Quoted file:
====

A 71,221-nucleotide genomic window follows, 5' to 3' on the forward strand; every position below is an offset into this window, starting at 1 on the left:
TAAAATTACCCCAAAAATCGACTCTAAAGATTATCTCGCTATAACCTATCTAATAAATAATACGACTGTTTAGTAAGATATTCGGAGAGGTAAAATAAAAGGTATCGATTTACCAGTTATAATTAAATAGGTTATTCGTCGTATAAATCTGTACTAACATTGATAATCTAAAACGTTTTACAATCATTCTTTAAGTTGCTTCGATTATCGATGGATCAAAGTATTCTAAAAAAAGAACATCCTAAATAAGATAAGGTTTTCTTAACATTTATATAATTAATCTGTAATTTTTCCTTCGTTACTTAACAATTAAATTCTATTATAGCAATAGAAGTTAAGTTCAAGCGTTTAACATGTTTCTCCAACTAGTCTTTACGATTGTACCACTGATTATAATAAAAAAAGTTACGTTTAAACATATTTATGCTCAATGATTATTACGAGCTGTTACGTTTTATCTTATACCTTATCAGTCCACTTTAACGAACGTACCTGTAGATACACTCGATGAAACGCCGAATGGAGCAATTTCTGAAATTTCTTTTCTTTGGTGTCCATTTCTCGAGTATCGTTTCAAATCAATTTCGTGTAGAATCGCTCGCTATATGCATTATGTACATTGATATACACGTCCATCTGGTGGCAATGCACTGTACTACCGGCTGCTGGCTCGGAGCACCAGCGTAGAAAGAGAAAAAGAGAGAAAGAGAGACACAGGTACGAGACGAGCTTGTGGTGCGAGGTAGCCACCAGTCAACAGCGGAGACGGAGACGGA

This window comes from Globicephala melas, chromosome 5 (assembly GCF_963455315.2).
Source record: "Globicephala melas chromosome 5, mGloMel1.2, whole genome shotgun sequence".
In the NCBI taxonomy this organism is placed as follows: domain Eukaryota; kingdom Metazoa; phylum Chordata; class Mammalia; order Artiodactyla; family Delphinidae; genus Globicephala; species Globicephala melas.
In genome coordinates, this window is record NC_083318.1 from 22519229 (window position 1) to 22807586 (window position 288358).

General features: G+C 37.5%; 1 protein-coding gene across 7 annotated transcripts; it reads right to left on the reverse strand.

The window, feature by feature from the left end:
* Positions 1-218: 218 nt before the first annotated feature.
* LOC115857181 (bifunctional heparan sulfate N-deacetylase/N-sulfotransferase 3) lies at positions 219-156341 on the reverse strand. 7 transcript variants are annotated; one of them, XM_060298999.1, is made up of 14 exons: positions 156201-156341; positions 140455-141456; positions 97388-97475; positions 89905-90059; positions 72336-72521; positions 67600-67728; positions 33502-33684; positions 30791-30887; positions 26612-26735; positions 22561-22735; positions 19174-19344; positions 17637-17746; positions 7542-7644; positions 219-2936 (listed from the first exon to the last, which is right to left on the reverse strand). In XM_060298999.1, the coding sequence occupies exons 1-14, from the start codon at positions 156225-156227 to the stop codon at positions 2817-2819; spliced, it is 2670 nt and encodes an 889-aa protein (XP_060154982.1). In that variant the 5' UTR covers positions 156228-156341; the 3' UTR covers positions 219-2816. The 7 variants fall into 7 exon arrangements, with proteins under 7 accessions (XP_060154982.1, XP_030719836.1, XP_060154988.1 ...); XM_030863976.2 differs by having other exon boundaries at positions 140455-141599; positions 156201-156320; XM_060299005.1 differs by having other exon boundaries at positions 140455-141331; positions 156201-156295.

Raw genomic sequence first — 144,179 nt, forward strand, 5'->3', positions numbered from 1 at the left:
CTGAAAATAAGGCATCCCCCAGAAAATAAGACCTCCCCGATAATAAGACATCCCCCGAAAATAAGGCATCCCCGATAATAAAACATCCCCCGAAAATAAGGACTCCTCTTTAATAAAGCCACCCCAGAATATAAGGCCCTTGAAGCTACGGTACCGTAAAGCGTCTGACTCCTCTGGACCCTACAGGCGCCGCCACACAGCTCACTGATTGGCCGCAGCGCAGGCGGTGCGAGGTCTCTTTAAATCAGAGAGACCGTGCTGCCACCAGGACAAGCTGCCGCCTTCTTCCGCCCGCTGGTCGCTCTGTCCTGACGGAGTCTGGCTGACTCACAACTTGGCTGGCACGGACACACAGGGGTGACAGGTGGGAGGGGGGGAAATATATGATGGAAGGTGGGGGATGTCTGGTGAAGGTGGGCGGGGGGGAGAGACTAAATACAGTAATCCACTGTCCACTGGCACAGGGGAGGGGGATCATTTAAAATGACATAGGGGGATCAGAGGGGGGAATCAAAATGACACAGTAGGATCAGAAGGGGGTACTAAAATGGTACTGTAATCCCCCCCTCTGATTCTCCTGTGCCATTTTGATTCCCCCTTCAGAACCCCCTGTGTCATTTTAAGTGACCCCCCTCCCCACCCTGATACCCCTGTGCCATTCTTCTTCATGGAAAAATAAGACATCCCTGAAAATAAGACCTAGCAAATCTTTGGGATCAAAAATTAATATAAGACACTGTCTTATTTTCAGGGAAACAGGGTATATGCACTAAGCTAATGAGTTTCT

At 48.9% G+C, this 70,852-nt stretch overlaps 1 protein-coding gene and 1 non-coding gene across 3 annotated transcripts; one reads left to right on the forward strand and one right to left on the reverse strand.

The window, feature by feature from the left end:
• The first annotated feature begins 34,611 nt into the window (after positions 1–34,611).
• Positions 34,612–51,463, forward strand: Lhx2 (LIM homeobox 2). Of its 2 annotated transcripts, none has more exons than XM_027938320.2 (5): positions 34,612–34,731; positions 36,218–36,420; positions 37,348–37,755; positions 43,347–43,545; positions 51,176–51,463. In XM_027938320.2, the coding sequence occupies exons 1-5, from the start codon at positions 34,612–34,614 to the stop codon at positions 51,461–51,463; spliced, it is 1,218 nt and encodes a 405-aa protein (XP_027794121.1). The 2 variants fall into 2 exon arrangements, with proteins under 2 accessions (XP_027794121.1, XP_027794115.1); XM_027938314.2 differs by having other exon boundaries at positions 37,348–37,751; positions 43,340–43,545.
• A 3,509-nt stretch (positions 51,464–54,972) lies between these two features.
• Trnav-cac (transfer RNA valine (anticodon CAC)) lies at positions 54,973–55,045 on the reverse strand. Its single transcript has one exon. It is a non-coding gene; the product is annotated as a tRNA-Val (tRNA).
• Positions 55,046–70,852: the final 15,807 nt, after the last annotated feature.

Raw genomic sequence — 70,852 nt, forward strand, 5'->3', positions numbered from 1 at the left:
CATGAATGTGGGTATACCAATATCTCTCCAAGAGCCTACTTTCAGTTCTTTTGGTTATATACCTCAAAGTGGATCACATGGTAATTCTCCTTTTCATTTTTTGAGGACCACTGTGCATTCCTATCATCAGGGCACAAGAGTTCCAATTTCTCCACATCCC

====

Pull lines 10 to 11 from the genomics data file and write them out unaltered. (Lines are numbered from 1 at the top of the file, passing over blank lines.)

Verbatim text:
* LOC115857181 (bifunctional heparan sulfate N-deacetylase/N-sulfotransferase 3) lies at positions 219-156341 on the reverse strand. 7 transcript variants are annotated; one of them, XM_060298999.1, is made up of 14 exons: positions 156201-156341; positions 140455-141456; positions 97388-97475; positions 89905-90059; positions 72336-72521; positions 67600-67728; positions 33502-33684; positions 30791-30887; positions 26612-26735; positions 22561-22735; positions 19174-19344; positions 17637-17746; positions 7542-7644; positions 219-2936 (listed from the first exon to the last, which is right to left on the reverse strand). In XM_060298999.1, the coding sequence occupies exons 1-14, from the start codon at positions 156225-156227 to the stop codon at positions 2817-2819; spliced, it is 2670 nt and encodes an 889-aa protein (XP_060154982.1). In that variant the 5' UTR covers positions 156228-156341; the 3' UTR covers positions 219-2816. The 7 variants fall into 7 exon arrangements, with proteins under 7 accessions (XP_060154982.1, XP_030719836.1, XP_060154988.1 ...); XM_030863976.2 differs by having other exon boundaries at positions 140455-141599; positions 156201-156320; XM_060299005.1 differs by having other exon boundaries at positions 140455-141331; positions 156201-156295.

Raw genomic sequence first — 144,179 nt, forward strand, 5'->3', positions numbered from 1 at the left: